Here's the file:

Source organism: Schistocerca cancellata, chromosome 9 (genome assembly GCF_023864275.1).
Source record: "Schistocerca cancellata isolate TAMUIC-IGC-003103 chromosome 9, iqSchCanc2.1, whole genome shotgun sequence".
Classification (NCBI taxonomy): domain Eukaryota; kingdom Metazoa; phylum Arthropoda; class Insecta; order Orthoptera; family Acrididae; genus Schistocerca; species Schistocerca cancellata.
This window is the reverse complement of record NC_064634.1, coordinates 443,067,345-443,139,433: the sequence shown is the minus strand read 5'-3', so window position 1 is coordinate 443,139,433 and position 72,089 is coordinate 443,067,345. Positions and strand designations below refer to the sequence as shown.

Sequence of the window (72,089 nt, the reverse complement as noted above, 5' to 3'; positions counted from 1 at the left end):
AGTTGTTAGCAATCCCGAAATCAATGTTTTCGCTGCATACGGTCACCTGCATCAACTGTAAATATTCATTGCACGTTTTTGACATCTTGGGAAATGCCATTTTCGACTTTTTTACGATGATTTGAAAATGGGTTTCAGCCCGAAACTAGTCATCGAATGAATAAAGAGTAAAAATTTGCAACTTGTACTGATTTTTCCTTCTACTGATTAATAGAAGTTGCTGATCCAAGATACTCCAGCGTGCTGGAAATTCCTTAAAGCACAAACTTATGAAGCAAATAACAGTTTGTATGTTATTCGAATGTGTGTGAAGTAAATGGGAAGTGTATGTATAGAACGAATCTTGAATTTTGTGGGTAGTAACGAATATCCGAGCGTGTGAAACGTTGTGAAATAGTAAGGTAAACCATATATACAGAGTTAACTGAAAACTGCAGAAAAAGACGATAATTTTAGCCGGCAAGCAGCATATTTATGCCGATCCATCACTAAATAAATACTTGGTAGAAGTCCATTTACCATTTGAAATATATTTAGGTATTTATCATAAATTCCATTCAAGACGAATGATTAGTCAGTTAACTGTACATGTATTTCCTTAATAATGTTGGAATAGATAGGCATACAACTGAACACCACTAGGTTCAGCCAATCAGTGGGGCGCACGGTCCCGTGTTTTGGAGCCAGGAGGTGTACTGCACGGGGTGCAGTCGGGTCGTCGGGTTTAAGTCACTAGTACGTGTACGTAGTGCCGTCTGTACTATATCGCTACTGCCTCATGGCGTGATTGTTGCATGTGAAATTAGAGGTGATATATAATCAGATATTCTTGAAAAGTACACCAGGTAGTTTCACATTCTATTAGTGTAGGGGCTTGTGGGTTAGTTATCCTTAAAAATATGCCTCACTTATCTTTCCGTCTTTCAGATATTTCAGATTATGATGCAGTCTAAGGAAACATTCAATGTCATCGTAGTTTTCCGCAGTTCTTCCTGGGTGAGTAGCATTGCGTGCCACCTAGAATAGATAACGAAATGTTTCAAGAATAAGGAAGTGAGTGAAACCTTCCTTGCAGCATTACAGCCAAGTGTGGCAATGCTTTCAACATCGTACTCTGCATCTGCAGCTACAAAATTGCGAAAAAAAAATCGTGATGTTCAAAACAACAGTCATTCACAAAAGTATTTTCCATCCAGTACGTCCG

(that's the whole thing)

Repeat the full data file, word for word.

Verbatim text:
Source organism: Schistocerca cancellata, chromosome 9 (genome assembly GCF_023864275.1).
Source record: "Schistocerca cancellata isolate TAMUIC-IGC-003103 chromosome 9, iqSchCanc2.1, whole genome shotgun sequence".
Classification (NCBI taxonomy): domain Eukaryota; kingdom Metazoa; phylum Arthropoda; class Insecta; order Orthoptera; family Acrididae; genus Schistocerca; species Schistocerca cancellata.
This window is the reverse complement of record NC_064634.1, coordinates 443,067,345-443,139,433: the sequence shown is the minus strand read 5'-3', so window position 1 is coordinate 443,139,433 and position 72,089 is coordinate 443,067,345. Positions and strand designations below refer to the sequence as shown.

Sequence of the window (72,089 nt, the reverse complement as noted above, 5' to 3'; positions counted from 1 at the left end):
AGTTGTTAGCAATCCCGAAATCAATGTTTTCGCTGCATACGGTCACCTGCATCAACTGTAAATATTCATTGCACGTTTTTGACATCTTGGGAAATGCCATTTTCGACTTTTTTACGATGATTTGAAAATGGGTTTCAGCCCGAAACTAGTCATCGAATGAATAAAGAGTAAAAATTTGCAACTTGTACTGATTTTTCCTTCTACTGATTAATAGAAGTTGCTGATCCAAGATACTCCAGCGTGCTGGAAATTCCTTAAAGCACAAACTTATGAAGCAAATAACAGTTTGTATGTTATTCGAATGTGTGTGAAGTAAATGGGAAGTGTATGTATAGAACGAATCTTGAATTTTGTGGGTAGTAACGAATATCCGAGCGTGTGAAACGTTGTGAAATAGTAAGGTAAACCATATATACAGAGTTAACTGAAAACTGCAGAAAAAGACGATAATTTTAGCCGGCAAGCAGCATATTTATGCCGATCCATCACTAAATAAATACTTGGTAGAAGTCCATTTACCATTTGAAATATATTTAGGTATTTATCATAAATTCCATTCAAGACGAATGATTAGTCAGTTAACTGTACATGTATTTCCTTAATAATGTTGGAATAGATAGGCATACAACTGAACACCACTAGGTTCAGCCAATCAGTGGGGCGCACGGTCCCGTGTTTTGGAGCCAGGAGGTGTACTGCACGGGGTGCAGTCGGGTCGTCGGGTTTAAGTCACTAGTACGTGTACGTAGTGCCGTCTGTACTATATCGCTACTGCCTCATGGCGTGATTGTTGCATGTGAAATTAGAGGTGATATATAATCAGATATTCTTGAAAAGTACACCAGGTAGTTTCACATTCTATTAGTGTAGGGGCTTGTGGGTTAGTTATCCTTAAAAATATGCCTCACTTATCTTTCCGTCTTTCAGATATTTCAGATTATGATGCAGTCTAAGGAAACATTCAATGTCATCGTAGTTTTCCGCAGTTCTTCCTGGGTGAGTAGCATTGCGTGCCACCTAGAATAGATAACGAAATGTTTCAAGAATAAGGAAGTGAGTGAAACCTTCCTTGCAGCATTACAGCCAAGTGTGGCAATGCTTTCAACATCGTACTCTGCATCTGCAGCTACAAAATTGCGAAAAAAAAATCGTGATGTTCAAAACAACAGTCATTCACAAAAGTATTTTCCATCCAGTACGTCCG